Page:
Peter was being really predictable. For most cases he was hitting his estimates or even beating them.
Caution alert: it’s not good to have an engineer that regularly delivers work under the original estimate, may be a sign of someone buffering a lot and being too conservative.
At this point we had an average deviation for the whole team of +22%.
Mary and John had to improve, if we compared them to Peter (our baseline). As a result we took the obvious action to make Peter double check Mary and John’s estimates. This ultimately led to a large improve in our prediction abilities. We reduced the average deviation to +13%, which is great!
Another challenge with this project was reducing ramp up time. Even though we try to avoid rotating people across projects, it happens sometimes. In this case, a team of five developers were assigned for a period of around six months. We knew from experience with projects like this, there was a high chance we’d have to bring in someone new midway through the project. So we defined a rule. If the new folk didn’t reach the pace of their partners within 1 Sprint, we would simply re-assign him/her to something else. Then we would try to bring back the ramped person (i.e. if the original team member was sent to help put out a fire somewhere else).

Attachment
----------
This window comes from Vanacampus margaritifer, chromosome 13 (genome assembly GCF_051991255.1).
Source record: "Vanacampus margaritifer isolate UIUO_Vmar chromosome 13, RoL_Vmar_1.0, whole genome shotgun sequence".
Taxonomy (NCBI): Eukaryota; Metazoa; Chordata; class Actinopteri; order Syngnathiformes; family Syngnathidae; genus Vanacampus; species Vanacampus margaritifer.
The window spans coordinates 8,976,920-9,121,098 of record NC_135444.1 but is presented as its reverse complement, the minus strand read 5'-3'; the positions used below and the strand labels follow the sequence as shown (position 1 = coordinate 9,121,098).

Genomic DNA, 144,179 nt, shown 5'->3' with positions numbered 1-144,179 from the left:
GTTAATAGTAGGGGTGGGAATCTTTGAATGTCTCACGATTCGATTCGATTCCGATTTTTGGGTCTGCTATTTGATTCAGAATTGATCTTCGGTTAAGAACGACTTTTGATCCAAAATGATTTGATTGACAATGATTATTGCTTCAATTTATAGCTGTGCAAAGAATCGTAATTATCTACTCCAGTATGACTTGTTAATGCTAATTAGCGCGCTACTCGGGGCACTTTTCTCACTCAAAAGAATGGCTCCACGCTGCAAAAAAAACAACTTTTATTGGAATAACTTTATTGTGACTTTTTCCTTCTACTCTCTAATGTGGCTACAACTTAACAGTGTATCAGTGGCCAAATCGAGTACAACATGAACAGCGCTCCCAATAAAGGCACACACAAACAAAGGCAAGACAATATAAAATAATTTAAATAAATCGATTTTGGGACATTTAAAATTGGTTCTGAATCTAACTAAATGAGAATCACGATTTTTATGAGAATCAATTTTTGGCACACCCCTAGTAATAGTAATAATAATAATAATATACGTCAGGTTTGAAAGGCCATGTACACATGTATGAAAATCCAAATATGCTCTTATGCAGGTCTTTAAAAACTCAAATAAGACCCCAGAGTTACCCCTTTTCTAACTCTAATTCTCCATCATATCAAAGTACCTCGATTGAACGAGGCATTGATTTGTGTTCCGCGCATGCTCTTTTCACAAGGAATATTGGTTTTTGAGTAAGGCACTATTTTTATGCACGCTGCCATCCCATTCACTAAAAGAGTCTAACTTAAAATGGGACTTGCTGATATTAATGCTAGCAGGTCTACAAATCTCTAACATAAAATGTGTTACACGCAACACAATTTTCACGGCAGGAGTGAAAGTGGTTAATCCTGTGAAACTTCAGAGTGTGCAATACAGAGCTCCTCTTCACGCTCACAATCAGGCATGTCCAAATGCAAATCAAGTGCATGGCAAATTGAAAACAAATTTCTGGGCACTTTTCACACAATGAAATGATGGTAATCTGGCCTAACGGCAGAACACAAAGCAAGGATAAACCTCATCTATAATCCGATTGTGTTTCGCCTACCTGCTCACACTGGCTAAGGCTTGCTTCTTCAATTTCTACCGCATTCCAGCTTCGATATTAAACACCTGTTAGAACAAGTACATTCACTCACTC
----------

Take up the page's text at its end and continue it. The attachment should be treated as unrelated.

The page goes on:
Again, we needed to measure this as precisely as possible, and define a measurement for learning curve time. Tickets were classified in a complexity scale from 1 to 5 and, as early as the very first Sprint, we defined a baseline. Basically, we calculated number of points solved per developer (number of tickets closed x ticket complexity). The following chart shows the metric we used to see how “ready” a new dev was in comparison to the rest. You can see that Jack joined the team in Sprint 4 replacing John. Jack was able to pick it up pretty quickly, and finished with a similar point total to the other devs. He even managed to increase his productivity and became one of the most effective member on the team. Good for him!
When thinking about software development metrics it’s very important to follow a clear management goal. You must be disciplined in determining what you want to accomplish by measuring only certain aspects of your operations.
Be it “increase team predictability”, “avoid long learning curves” or any other ultimate purpose, the data you collect and report must accurate represent your goals. You want to avoid getting yourself into what I call the “dashboard disease.” This is when you have a nice report full of charts and stats, but it’s not useful! Most of the projects I’ve executed needed no more than 3 core software development metrics to ensure success.
So, next time you open your management tool and see all those beautiful (yet unused) trend charts, pies and bars, take a few moments to think. Select only the metrics that deliver valuable data, and are tied to your core business objectives.